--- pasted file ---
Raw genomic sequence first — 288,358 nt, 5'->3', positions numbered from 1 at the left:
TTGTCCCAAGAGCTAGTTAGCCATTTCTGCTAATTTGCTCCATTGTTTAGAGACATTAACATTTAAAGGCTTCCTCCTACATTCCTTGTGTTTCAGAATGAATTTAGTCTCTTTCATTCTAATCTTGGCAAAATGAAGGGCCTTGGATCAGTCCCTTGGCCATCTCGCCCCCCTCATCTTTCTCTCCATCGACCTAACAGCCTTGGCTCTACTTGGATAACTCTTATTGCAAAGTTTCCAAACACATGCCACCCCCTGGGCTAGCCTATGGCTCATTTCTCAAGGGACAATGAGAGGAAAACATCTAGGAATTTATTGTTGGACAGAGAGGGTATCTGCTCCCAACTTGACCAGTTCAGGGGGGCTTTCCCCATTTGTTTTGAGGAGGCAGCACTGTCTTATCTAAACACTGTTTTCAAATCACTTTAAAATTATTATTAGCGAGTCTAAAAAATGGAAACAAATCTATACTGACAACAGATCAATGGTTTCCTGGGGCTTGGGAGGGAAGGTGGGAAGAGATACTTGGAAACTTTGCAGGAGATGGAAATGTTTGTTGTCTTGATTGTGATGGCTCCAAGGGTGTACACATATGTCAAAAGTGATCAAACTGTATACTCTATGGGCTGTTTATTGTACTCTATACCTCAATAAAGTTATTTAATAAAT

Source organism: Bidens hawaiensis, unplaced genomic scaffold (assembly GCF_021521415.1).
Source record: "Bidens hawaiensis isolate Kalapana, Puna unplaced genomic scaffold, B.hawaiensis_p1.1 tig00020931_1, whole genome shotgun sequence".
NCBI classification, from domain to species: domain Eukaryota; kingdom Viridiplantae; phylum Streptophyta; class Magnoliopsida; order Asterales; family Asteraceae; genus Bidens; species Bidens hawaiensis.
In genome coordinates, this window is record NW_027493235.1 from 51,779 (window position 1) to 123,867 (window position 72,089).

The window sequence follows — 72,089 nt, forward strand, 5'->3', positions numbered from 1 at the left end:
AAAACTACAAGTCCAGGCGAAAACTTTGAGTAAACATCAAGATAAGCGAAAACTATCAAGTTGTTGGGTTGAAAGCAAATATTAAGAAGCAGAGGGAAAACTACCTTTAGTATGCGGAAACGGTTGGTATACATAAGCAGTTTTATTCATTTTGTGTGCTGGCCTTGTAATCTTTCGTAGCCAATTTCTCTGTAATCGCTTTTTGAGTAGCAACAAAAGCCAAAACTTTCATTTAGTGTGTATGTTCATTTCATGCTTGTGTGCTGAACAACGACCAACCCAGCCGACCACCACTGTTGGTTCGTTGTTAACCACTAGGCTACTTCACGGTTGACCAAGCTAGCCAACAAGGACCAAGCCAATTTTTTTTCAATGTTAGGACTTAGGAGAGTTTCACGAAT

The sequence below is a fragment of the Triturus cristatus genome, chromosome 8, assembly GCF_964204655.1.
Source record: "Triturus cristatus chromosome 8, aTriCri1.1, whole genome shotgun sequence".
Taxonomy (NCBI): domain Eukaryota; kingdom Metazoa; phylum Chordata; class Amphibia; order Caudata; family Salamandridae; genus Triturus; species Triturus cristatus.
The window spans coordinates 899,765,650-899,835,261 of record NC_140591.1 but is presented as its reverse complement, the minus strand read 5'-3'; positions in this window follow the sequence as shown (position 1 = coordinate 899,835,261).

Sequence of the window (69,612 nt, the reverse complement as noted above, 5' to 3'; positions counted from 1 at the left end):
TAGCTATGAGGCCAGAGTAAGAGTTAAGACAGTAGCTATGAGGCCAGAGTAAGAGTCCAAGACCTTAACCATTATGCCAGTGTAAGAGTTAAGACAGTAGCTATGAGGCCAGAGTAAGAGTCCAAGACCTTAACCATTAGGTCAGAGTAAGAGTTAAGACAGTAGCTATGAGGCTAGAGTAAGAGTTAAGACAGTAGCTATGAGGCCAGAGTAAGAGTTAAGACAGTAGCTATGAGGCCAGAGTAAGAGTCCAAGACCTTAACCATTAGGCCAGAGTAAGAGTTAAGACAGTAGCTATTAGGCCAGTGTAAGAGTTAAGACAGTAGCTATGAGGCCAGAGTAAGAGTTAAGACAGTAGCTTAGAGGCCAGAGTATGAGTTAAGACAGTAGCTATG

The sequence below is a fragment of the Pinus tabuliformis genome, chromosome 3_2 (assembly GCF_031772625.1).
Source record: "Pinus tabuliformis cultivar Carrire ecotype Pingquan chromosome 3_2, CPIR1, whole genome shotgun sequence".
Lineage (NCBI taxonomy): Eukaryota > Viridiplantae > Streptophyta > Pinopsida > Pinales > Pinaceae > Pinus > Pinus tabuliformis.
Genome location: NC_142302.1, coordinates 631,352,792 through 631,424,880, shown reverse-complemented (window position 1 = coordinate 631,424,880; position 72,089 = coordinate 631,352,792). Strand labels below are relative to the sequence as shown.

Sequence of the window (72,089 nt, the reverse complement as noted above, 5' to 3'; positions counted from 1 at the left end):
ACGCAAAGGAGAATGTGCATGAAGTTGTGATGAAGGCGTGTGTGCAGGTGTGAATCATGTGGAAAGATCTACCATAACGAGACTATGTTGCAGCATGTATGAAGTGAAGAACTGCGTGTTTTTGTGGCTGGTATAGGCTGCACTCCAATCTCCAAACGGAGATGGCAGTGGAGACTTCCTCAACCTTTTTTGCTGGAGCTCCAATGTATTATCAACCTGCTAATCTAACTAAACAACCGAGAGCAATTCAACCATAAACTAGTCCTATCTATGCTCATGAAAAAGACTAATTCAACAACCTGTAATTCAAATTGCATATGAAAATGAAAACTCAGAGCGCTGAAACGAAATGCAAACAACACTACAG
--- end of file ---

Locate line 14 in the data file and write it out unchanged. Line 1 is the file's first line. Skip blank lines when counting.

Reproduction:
TAGCTATGAGGCCAGAGTAAGAGTTAAGACAGTAGCTATGAGGCCAGAGTAAGAGTCCAAGACCTTAACCATTATGCCAGTGTAAGAGTTAAGACAGTAGCTATGAGGCCAGAGTAAGAGTCCAAGACCTTAACCATTAGGTCAGAGTAAGAGTTAAGACAGTAGCTATGAGGCTAGAGTAAGAGTTAAGACAGTAGCTATGAGGCCAGAGTAAGAGTTAAGACAGTAGCTATGAGGCCAGAGTAAGAGTCCAAGACCTTAACCATTAGGCCAGAGTAAGAGTTAAGACAGTAGCTATTAGGCCAGTGTAAGAGTTAAGACAGTAGCTATGAGGCCAGAGTAAGAGTTAAGACAGTAGCTTAGAGGCCAGAGTATGAGTTAAGACAGTAGCTATG